### How Big Are Classes 5, 6 and 7?

Use the two sets of data to find out how many children there are in Classes 5, 6 and 7.

### You Never Get a Six

Charlie thinks that a six comes up less often than the other numbers on the dice. Have a look at the results of the test his class did to see if he was right.

### Presenting the Project

Have a look at all the information Class 5 have collected about themselves. Can you find out whose birthday it is today?

# The Pet Graph

## The Pet Graph

Tim's class collected information about all their pets. They have six different kinds of pets between them.

This is the block graph they are making to show how many of each pet the class has altogether.

The children have not yet put in the animal names under each column. Can you do this for them using the information below?

There are two less cats than dogs.
Only one child has a parrot at home.
The number of fish added to the number of gerbils is equal to the number of dogs.
There are twice as many fish as hamsters.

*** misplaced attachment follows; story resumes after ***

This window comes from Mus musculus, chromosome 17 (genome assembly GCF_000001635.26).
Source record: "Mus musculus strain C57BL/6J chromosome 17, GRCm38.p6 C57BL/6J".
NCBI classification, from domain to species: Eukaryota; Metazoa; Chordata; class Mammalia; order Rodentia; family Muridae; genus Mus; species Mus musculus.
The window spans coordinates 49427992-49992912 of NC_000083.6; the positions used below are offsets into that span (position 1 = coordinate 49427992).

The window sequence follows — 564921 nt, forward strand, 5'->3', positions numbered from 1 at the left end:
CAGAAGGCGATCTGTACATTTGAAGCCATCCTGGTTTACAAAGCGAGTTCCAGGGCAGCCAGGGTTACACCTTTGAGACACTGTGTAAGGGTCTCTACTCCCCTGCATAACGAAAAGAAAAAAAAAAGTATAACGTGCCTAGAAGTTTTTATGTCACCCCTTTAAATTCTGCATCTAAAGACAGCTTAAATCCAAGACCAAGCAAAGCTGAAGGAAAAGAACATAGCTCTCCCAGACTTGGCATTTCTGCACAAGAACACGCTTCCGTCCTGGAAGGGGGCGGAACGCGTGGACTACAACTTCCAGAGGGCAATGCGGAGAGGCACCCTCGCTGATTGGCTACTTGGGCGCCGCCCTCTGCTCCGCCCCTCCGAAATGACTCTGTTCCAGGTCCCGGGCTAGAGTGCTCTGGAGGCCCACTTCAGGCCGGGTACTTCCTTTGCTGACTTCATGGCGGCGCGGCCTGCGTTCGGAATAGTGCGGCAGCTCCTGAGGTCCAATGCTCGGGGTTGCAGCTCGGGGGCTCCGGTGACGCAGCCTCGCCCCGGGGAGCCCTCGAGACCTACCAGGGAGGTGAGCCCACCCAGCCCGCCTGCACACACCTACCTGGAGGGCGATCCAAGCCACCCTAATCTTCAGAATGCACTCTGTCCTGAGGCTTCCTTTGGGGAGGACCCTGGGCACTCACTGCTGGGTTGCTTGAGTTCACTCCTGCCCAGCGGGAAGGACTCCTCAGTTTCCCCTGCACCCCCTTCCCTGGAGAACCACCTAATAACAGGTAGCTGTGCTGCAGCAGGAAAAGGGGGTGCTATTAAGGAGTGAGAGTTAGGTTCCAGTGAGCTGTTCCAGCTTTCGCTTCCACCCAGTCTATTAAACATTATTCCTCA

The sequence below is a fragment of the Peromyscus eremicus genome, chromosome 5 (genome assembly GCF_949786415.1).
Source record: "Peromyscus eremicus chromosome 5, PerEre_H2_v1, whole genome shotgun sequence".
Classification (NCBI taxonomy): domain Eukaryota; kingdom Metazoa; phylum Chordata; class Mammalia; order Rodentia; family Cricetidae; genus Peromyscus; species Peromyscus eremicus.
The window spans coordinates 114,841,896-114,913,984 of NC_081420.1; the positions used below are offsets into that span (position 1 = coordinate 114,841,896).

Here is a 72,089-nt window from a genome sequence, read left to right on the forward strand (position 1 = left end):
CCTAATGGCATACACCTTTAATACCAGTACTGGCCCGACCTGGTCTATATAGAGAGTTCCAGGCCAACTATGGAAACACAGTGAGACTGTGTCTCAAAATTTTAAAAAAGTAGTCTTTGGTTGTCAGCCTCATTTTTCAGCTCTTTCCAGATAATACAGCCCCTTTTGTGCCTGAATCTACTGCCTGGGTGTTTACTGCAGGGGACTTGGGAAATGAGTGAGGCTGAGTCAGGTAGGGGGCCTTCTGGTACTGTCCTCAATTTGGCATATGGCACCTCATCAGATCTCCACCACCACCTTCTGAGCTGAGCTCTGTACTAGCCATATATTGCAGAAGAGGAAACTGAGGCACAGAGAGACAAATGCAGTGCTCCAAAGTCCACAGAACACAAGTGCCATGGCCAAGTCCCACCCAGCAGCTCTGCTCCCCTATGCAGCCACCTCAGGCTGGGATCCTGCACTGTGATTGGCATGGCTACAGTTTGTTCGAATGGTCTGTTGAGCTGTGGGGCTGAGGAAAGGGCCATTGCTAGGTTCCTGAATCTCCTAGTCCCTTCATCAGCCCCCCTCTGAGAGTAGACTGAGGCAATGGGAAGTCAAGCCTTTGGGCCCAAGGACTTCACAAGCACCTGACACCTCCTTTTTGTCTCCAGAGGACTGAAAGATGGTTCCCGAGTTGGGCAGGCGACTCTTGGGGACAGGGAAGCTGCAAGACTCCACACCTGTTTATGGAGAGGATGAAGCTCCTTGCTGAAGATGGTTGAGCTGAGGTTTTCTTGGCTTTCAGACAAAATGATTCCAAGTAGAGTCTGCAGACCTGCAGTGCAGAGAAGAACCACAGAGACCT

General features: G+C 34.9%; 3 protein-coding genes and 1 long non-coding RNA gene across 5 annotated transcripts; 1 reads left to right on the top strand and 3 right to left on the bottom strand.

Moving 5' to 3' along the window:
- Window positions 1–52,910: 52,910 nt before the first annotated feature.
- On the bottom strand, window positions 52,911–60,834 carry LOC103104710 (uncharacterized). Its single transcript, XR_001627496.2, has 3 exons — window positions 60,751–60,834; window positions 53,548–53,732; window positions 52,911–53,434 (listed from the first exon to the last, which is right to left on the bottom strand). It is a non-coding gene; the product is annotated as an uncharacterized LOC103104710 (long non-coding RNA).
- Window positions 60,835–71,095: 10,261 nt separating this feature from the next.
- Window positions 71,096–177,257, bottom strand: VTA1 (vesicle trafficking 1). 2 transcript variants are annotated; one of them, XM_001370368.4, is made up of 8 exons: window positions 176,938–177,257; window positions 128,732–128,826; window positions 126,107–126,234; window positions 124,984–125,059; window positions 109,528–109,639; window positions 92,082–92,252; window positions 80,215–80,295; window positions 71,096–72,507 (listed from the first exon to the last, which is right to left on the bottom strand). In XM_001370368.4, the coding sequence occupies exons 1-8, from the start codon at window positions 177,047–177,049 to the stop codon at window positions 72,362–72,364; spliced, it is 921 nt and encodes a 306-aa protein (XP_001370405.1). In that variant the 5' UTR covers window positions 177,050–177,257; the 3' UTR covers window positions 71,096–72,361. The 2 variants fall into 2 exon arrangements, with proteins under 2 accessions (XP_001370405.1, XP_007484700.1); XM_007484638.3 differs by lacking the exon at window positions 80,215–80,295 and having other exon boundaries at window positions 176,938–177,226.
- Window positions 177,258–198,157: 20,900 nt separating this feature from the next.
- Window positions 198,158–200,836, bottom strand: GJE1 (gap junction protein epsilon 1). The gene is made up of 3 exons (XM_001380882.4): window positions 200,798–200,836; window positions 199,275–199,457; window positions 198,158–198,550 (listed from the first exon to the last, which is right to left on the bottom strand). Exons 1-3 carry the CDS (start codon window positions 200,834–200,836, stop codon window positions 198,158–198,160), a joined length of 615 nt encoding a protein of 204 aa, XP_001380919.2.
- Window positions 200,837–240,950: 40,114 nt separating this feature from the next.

There are half the number of gerbils as there are cats.

### Why do this problem?

This problem is a simple introduction to bar charts which never-the-less requires both logical working and high level thinking. To be successful learners need to understand what the graph is saying and relating that to the information they have been given.

### Key questions

How many different kinds of pets do the class have between them?
How do you know that ...?
Why can't the yellow bar represent ...?
Which bar was the easiest to identify and why?
What can you work out next?
Would it help to write down what you know?

### Possible extension

Learners could go on to How Big Are Classes 5, 6 and 7? or You Never Get a Six.